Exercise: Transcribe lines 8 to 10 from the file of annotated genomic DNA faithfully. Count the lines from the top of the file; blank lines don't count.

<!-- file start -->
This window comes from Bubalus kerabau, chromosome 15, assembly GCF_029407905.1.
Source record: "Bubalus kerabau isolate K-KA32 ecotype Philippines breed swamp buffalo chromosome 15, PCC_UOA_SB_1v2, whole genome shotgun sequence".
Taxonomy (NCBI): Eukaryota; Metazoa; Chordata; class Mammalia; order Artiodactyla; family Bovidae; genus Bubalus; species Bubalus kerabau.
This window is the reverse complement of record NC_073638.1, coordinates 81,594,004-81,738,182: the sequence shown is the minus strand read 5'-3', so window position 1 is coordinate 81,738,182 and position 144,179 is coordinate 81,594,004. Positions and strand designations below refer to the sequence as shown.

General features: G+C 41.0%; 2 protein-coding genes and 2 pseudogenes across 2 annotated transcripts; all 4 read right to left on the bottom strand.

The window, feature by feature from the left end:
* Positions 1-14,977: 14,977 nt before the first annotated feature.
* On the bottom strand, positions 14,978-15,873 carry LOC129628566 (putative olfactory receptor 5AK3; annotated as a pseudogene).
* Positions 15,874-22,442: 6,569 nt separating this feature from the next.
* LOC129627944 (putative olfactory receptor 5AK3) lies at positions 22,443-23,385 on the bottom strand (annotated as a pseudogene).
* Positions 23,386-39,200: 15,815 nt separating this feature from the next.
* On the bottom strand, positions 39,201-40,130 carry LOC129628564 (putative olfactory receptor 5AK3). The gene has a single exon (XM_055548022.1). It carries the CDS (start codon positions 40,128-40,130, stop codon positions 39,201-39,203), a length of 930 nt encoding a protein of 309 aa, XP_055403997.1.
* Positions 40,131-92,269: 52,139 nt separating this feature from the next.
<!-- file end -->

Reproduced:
* On the bottom strand, positions 14,978-15,873 carry LOC129628566 (putative olfactory receptor 5AK3; annotated as a pseudogene).
* Positions 15,874-22,442: 6,569 nt separating this feature from the next.
* LOC129627944 (putative olfactory receptor 5AK3) lies at positions 22,443-23,385 on the bottom strand (annotated as a pseudogene).